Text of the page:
Dr. Rodd is a Clinical and Forensic psychologist, a Qualified Medical Examiner and Diplomat from American College of Forensic Examiners. She has taught in various Universities, and has had various professional appointments. Her private practice in Rolling Hills Estates, California includes both clinical and forensic cases, providing consultation, evaluation and expert witness services.  
 

Psychological  Evaluation To Establish Treatment Approach for Forensic Trauma cases:

By:  Nina T. Rodd, Ph.D., QME, DABPS

 

A severe traumatic experience or a series of pervasive traumatic events have the power of destroying one’s life by seriously impairing one’s ego-strength, emotional-social, cognitive and occupational functioning.  Per DSM-IV (Diagnostic and Statistical Manual -IV-TR) the Global Assessment of Functioning indicates is used as a measure of severity of these consequences. whether these manifestations are diagnosed as Posttraumatic Stress Disorder, other Anxiety Disorders or Affective Disorders such as Major Depressive Disorder.

 

It is my experience that a treatment plan for such disorders should have a systematic and evidence based approach.  During last few years I have put together an approach to address the treatment and healing from the traumatic response and symptoms.  It focuses on the treatment of psychological trauma that occurs due to such injury incidents. Whether it’s only physical injury that causes secondary psychological damage, or the trauma is purely psychological in nature, I have called this approach GAP Model of Treatment, because it addresses the following steps:

    1. Evaluation of pre-morbid levels of psycho-social, emotional and cognitive functioning by extensive standardized psycho-diagnostic interviews and testing.  Establishing the pre-injury level of functioning is not only important for the medico-legal process, it is of vital value to treatment planning and evaluation of the prognosis.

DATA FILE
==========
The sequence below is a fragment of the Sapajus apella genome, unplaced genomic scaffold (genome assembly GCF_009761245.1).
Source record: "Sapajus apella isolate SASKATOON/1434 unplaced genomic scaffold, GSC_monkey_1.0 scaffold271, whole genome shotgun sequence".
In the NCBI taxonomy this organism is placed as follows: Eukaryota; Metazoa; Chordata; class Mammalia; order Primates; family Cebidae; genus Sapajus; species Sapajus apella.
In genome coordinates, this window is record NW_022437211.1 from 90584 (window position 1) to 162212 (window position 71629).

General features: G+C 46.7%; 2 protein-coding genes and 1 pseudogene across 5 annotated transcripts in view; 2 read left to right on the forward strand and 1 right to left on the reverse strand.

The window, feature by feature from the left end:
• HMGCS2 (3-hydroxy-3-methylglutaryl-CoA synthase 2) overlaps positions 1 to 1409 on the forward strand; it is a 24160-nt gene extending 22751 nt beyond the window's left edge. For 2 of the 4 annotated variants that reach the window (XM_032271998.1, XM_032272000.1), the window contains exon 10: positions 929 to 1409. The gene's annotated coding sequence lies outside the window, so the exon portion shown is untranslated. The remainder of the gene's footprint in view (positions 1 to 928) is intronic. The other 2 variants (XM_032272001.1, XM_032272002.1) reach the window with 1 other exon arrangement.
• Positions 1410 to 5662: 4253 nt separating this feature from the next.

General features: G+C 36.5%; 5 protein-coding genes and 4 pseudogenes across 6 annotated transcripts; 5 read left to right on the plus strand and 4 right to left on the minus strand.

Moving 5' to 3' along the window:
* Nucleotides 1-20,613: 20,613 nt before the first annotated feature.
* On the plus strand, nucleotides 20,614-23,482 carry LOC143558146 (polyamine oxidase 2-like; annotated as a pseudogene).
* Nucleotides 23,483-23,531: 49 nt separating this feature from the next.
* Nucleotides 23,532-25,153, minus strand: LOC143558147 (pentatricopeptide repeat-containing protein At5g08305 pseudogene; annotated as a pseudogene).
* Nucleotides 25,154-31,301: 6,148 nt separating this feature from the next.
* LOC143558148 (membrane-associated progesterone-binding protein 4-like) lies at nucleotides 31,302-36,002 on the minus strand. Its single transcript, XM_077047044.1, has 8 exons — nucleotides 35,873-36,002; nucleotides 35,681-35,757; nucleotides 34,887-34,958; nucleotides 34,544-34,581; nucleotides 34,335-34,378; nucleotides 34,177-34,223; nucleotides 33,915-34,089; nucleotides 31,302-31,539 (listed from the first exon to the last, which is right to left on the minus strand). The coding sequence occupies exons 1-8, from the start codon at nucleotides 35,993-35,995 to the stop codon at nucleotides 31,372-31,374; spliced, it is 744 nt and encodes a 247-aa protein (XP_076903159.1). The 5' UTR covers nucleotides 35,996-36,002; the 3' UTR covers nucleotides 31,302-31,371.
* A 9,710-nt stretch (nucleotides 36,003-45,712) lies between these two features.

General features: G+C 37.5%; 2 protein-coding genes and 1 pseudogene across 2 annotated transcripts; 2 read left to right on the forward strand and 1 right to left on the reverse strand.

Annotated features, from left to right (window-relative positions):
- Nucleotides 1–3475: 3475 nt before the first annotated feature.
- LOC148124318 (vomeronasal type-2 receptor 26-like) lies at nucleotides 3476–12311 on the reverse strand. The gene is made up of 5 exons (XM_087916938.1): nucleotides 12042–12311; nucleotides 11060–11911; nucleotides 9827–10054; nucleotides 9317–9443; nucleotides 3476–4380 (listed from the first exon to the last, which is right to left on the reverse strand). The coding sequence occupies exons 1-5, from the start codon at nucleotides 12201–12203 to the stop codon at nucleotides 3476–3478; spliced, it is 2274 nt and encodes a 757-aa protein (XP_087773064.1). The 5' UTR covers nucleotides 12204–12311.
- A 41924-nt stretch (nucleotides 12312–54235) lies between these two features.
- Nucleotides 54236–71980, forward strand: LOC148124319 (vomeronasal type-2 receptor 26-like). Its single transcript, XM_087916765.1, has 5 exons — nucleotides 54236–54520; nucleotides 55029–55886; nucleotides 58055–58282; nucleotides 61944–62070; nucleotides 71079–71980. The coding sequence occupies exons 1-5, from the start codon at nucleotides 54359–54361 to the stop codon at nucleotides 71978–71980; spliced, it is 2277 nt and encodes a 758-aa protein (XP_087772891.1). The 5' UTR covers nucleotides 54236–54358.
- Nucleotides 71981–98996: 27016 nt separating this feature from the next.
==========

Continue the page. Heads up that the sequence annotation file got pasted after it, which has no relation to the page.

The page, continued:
2. Establishing the pre-trauma and post-trauma’s functioning level and the significance of the discrepancy between the two, by valid and reliable quantitative and qualitative measures.  The methods of establishing pre-morbid levels of functioning has to be in combination with highly valid instruments such as Minnesota Multiphasic Personality Inventory, Millon Clinical Multi-axial Inventory, Personality Assessment Inventory, Test of Variables of Attention, Wisconsin Card Sorting Test, and other neuropsychological measures.

    3. Reviewing medical and psychological history.  The correct analysis of the historical records is vital in the discovery of previous psychological, psychiatric, medical, employment and social functioning.

    4. Evaluation of validity of psychological complaints or assessing malingering.  This is as important as any other part of the comprehensive evaluation. Otherwise the validity of any conclusion is questionable.